PRINCETON, NJ -- John McCain has moved to a six percentage point, 48% to 42%, lead over Barack Obama in Gallup Poll Daily tracking of the general election, while he edges out Hillary Clinton by only one point, 46% to 45%.
This is according to Gallup Poll Daily tracking from April 27-May 1 with 4,381 national registered voters.
The ongoing turmoil in the Democratic race -- with neither candidate able to sustain a winning streak in the primaries and animosity seemingly mounting between them -- seems to be benefiting McCain and hurting both Democrats. Last week McCain had fallen three points behind Clinton in the preferences of registered voters for the general election, and only tied Obama.
Although both Clinton and Obama have lost ground to McCain over the past week, the current results may be particularly troubling for Obama in trying to combat Clinton's assertion to superdelegates that she would be the more electable of the two candidates in November.
The current six-point margin for McCain over Obama is the largest lead McCain has had over either candidate since Gallup began tracking general election preferences in early March. The gap between Obama and Clinton's percentage of the vote when both are pitted against McCain is also the largest since the general election tracking began.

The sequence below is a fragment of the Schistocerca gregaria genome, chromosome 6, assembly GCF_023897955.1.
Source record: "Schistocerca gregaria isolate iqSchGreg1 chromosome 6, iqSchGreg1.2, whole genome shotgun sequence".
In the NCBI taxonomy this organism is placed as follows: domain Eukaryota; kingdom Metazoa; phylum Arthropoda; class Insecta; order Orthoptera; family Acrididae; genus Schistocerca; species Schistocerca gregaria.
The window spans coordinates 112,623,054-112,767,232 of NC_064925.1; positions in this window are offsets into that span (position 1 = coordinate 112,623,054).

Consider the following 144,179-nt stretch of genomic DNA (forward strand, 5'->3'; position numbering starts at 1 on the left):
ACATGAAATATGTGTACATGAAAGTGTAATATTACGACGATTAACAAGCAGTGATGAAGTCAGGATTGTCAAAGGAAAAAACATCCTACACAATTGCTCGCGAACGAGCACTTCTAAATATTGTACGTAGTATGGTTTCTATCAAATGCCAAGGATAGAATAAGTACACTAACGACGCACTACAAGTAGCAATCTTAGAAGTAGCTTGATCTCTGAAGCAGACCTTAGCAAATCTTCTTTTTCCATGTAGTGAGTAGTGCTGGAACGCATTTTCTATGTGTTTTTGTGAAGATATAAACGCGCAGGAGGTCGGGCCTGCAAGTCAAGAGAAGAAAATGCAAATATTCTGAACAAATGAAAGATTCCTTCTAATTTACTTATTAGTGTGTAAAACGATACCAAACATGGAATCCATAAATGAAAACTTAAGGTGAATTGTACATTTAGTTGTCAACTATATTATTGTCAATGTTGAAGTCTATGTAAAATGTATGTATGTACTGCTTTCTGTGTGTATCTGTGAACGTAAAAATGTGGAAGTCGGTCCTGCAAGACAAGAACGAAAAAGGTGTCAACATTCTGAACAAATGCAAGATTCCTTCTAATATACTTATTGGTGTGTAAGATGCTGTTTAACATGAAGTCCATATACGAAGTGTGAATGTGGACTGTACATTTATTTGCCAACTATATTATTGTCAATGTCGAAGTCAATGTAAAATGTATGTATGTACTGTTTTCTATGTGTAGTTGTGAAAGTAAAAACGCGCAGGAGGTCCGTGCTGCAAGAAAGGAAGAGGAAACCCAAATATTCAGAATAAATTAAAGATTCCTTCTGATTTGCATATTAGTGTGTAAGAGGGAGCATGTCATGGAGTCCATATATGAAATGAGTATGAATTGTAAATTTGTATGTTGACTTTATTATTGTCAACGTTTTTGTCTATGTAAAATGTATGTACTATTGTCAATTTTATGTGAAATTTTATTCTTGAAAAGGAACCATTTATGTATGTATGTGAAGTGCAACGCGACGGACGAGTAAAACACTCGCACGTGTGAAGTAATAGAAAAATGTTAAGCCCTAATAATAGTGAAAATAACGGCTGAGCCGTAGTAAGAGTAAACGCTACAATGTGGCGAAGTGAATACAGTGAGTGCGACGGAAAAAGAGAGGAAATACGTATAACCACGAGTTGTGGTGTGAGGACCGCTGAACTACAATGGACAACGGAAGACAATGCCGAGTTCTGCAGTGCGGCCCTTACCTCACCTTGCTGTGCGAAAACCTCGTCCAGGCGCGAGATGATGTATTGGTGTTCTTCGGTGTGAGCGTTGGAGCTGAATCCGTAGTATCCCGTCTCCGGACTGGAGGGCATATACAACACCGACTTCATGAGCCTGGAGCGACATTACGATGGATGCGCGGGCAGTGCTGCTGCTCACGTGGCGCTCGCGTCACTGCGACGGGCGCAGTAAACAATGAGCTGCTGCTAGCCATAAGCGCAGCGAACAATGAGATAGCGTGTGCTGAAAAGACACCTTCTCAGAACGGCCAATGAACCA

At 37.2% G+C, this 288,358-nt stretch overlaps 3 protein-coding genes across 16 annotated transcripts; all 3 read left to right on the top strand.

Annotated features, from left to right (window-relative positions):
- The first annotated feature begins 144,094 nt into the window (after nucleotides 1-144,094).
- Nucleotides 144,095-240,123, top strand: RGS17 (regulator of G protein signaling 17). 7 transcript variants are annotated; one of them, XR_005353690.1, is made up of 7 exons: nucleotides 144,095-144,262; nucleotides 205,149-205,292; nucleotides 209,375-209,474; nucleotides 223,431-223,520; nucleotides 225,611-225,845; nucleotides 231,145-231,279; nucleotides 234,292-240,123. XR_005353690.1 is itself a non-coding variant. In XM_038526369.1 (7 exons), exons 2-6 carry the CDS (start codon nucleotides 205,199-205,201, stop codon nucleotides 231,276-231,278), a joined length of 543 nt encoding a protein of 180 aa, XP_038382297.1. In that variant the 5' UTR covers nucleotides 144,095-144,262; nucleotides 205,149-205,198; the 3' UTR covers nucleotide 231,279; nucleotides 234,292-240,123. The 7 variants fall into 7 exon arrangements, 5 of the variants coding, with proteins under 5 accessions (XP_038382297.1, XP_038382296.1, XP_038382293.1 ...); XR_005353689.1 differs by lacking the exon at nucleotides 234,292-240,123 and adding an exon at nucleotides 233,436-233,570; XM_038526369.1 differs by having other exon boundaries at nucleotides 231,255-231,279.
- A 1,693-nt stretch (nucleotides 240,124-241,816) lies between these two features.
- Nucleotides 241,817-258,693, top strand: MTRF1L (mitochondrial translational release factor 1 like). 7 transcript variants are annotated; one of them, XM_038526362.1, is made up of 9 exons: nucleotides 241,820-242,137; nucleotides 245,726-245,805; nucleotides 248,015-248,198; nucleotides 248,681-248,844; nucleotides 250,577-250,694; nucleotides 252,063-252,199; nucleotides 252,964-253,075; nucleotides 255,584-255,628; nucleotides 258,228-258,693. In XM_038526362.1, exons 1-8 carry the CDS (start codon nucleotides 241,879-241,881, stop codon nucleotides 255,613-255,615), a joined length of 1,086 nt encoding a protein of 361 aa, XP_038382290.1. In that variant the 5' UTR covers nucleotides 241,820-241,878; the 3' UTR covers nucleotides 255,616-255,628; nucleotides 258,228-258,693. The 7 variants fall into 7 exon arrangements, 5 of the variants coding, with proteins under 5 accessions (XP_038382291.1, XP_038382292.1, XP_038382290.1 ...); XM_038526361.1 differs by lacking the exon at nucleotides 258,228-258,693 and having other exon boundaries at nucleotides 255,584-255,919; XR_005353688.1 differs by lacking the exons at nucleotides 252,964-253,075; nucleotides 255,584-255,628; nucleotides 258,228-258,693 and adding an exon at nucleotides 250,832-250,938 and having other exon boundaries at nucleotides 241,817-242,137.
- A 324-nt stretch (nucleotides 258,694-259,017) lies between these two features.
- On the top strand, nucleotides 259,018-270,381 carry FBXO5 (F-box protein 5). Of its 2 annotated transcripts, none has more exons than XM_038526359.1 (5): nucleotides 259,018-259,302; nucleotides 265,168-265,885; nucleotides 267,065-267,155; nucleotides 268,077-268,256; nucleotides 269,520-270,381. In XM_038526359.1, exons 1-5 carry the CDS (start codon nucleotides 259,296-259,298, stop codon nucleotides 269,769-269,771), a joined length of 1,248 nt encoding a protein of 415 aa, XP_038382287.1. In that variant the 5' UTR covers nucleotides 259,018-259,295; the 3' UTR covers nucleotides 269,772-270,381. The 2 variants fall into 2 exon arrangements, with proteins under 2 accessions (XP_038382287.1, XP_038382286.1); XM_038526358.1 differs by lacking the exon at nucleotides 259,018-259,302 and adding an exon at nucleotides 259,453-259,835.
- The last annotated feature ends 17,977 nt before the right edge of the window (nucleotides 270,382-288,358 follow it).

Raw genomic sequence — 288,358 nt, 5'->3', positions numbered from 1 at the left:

Today's results from the Gallup Poll Daily tracking of the Democratic race, based on interviews conducted April 29-May 1, mark the ninth straight day that Clinton and Obama have been statistically tied in the preferences of national Democratic voters. (To view the complete trend since Jan. 3, 2008, click here.)
With 48% of Democrats nationwide backing Clinton for the presidential nomination and 46% favoring Obama, neither candidate can currently claim superiority in popular Democratic support. -- Lydia Saad
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For the Gallup Poll Daily tracking survey, Gallup is interviewing no fewer than 1,000 U.S. adults nationwide each day during 2008.
The Democratic nomination results are based on combined data from April 29-May 1, 2008. For results based on this sample of 1,254 Democratic and Democratic-leaning voters, the maximum margin of sampling error is ±3 percentage points.
The general election results are based on combined data from April 27-May 1, 2008. For results based on this sample of 4,381 registered voters, the maximum margin of sampling error is ±2 percentage points.
In addition to sampling error, question wording and practical difficulties in conducting surveys can introduce error or bias into the findings of public opinion polls.
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